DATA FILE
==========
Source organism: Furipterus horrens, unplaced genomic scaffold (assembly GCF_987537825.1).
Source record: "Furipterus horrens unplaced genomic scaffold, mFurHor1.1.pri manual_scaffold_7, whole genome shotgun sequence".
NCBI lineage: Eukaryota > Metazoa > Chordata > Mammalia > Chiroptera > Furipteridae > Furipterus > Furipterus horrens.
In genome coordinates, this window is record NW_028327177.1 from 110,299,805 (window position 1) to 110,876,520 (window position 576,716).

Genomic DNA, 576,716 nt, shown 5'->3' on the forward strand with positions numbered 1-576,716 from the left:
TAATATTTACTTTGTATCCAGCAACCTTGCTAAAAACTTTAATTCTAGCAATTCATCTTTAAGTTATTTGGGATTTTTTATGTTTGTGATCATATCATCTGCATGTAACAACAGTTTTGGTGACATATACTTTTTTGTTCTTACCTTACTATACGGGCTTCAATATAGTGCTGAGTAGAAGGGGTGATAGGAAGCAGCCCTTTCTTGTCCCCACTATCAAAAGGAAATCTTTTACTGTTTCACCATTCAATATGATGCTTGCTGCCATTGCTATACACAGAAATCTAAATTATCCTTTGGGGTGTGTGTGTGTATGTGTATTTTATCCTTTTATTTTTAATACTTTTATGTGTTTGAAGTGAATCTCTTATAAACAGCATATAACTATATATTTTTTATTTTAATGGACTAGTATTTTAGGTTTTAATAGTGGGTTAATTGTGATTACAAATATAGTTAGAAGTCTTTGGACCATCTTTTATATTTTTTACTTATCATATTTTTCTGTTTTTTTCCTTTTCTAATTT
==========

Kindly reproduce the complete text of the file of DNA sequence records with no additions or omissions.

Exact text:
Source organism: Furipterus horrens, unplaced genomic scaffold (assembly GCF_987537825.1).
Source record: "Furipterus horrens unplaced genomic scaffold, mFurHor1.1.pri manual_scaffold_7, whole genome shotgun sequence".
NCBI lineage: Eukaryota > Metazoa > Chordata > Mammalia > Chiroptera > Furipteridae > Furipterus > Furipterus horrens.
In genome coordinates, this window is record NW_028327177.1 from 110,299,805 (window position 1) to 110,876,520 (window position 576,716).

Genomic DNA, 576,716 nt, shown 5'->3' on the forward strand with positions numbered 1-576,716 from the left:
TAATATTTACTTTGTATCCAGCAACCTTGCTAAAAACTTTAATTCTAGCAATTCATCTTTAAGTTATTTGGGATTTTTTATGTTTGTGATCATATCATCTGCATGTAACAACAGTTTTGGTGACATATACTTTTTTGTTCTTACCTTACTATACGGGCTTCAATATAGTGCTGAGTAGAAGGGGTGATAGGAAGCAGCCCTTTCTTGTCCCCACTATCAAAAGGAAATCTTTTACTGTTTCACCATTCAATATGATGCTTGCTGCCATTGCTATACACAGAAATCTAAATTATCCTTTGGGGTGTGTGTGTGTATGTGTATTTTATCCTTTTATTTTTAATACTTTTATGTGTTTGAAGTGAATCTCTTATAAACAGCATATAACTATATATTTTTTATTTTAATGGACTAGTATTTTAGGTTTTAATAGTGGGTTAATTGTGATTACAAATATAGTTAGAAGTCTTTGGACCATCTTTTATATTTTTTACTTATCATATTTTTCTGTTTTTTTCCTTTTCTAATTT